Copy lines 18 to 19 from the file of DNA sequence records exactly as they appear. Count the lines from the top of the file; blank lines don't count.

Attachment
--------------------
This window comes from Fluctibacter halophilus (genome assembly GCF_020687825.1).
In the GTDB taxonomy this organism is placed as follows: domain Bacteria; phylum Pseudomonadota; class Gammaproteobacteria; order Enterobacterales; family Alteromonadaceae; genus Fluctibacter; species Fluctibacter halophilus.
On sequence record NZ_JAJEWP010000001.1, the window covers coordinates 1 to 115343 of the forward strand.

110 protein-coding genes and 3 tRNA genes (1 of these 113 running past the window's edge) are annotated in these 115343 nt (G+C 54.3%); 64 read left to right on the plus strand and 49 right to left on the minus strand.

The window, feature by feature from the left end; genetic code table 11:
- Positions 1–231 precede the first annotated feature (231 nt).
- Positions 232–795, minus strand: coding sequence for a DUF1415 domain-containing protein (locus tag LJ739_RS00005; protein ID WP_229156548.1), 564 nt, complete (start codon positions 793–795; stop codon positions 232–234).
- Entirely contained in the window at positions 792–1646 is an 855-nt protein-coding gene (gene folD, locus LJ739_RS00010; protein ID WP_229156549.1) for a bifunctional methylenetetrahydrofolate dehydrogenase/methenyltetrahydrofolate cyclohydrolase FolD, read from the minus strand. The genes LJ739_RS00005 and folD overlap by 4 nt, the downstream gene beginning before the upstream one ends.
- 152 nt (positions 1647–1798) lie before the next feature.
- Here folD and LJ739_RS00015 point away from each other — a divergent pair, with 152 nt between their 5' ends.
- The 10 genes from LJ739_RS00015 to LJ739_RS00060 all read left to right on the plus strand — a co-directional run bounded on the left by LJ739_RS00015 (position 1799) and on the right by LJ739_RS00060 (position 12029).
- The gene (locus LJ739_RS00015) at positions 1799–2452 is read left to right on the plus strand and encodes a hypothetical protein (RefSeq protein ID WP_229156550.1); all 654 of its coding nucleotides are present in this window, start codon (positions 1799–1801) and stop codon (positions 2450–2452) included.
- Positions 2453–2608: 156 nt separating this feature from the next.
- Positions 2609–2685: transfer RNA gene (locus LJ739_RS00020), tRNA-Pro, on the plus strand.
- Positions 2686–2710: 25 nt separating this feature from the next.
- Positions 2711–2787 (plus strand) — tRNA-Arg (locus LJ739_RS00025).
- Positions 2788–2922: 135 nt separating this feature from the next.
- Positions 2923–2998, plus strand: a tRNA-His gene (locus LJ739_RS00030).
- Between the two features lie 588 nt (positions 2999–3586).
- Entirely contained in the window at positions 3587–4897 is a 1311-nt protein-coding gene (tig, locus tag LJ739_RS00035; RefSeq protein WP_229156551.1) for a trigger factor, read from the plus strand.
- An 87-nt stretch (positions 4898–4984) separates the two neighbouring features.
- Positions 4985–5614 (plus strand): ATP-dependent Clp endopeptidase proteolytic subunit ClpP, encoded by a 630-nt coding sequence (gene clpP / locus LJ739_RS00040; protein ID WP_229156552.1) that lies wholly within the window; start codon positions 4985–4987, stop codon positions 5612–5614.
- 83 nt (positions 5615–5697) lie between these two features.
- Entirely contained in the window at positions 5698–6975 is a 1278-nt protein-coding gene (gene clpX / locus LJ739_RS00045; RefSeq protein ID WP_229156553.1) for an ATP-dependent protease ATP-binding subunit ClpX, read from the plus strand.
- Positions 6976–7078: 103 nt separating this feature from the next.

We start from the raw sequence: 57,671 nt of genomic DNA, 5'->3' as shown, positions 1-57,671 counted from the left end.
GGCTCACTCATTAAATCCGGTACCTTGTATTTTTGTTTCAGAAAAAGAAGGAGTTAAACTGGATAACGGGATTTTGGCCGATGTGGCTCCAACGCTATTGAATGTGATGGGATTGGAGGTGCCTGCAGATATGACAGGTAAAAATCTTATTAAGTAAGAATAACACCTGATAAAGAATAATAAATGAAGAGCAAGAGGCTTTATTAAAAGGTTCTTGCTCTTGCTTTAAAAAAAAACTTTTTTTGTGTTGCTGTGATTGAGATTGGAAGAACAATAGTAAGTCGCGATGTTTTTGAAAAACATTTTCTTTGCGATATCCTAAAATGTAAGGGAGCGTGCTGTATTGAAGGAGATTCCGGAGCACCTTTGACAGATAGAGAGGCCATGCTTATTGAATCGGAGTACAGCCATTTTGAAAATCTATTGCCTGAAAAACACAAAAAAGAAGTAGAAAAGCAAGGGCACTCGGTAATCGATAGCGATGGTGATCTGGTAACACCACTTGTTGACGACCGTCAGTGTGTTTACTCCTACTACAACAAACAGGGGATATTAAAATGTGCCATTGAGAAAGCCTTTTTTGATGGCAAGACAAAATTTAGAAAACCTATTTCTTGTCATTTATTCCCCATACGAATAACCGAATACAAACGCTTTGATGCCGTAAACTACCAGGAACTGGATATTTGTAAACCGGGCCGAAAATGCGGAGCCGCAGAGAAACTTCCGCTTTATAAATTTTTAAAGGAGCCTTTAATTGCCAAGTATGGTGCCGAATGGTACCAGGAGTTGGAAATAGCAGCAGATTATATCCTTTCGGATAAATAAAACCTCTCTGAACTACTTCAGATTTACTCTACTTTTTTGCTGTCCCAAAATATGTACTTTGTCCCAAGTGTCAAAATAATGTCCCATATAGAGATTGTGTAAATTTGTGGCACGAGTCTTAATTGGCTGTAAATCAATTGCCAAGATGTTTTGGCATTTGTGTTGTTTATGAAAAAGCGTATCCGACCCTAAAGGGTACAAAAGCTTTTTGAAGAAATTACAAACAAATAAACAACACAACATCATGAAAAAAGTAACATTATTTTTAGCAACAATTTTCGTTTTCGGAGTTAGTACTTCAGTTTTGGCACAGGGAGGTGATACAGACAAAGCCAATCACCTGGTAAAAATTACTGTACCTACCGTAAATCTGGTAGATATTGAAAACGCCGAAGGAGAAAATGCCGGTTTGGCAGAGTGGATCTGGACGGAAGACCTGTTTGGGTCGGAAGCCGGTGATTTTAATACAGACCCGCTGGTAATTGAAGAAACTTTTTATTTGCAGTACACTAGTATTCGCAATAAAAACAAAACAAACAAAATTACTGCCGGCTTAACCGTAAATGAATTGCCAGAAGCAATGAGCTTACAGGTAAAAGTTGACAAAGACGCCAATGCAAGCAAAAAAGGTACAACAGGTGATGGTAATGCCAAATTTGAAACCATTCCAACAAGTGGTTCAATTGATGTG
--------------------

- Positions 2923–2998, plus strand: a tRNA-His gene (locus LJ739_RS00030).
- Between the two features lie 588 nt (positions 2999–3586).